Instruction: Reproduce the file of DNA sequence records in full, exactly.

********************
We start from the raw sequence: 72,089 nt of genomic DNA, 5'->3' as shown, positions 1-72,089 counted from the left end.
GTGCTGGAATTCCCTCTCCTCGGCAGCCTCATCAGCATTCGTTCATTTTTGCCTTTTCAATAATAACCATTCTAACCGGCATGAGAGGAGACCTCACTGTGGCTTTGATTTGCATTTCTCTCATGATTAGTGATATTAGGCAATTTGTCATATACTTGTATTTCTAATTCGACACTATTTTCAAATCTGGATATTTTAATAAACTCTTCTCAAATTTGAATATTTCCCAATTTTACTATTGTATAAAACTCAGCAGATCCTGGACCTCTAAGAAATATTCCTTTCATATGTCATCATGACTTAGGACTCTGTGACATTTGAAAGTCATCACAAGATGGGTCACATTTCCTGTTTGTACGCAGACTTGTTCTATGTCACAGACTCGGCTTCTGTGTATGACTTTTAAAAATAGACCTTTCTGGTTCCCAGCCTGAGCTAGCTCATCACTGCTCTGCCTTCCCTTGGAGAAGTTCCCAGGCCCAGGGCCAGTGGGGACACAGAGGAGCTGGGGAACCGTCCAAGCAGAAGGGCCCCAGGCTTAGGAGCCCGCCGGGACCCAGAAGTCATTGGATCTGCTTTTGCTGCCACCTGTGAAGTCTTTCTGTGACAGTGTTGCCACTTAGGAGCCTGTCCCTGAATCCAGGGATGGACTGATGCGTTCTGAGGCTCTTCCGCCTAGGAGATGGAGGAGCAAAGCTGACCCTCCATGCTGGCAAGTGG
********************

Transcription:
We start from the raw sequence: 72,089 nt of genomic DNA, 5'->3' as shown, positions 1-72,089 counted from the left end.
GTGCTGGAATTCCCTCTCCTCGGCAGCCTCATCAGCATTCGTTCATTTTTGCCTTTTCAATAATAACCATTCTAACCGGCATGAGAGGAGACCTCACTGTGGCTTTGATTTGCATTTCTCTCATGATTAGTGATATTAGGCAATTTGTCATATACTTGTATTTCTAATTCGACACTATTTTCAAATCTGGATATTTTAATAAACTCTTCTCAAATTTGAATATTTCCCAATTTTACTATTGTATAAAACTCAGCAGATCCTGGACCTCTAAGAAATATTCCTTTCATATGTCATCATGACTTAGGACTCTGTGACATTTGAAAGTCATCACAAGATGGGTCACATTTCCTGTTTGTACGCAGACTTGTTCTATGTCACAGACTCGGCTTCTGTGTATGACTTTTAAAAATAGACCTTTCTGGTTCCCAGCCTGAGCTAGCTCATCACTGCTCTGCCTTCCCTTGGAGAAGTTCCCAGGCCCAGGGCCAGTGGGGACACAGAGGAGCTGGGGAACCGTCCAAGCAGAAGGGCCCCAGGCTTAGGAGCCCGCCGGGACCCAGAAGTCATTGGATCTGCTTTTGCTGCCACCTGTGAAGTCTTTCTGTGACAGTGTTGCCACTTAGGAGCCTGTCCCTGAATCCAGGGATGGACTGATGCGTTCTGAGGCTCTTCCGCCTAGGAGATGGAGGAGCAAAGCTGACCCTCCATGCTGGCAAGTGG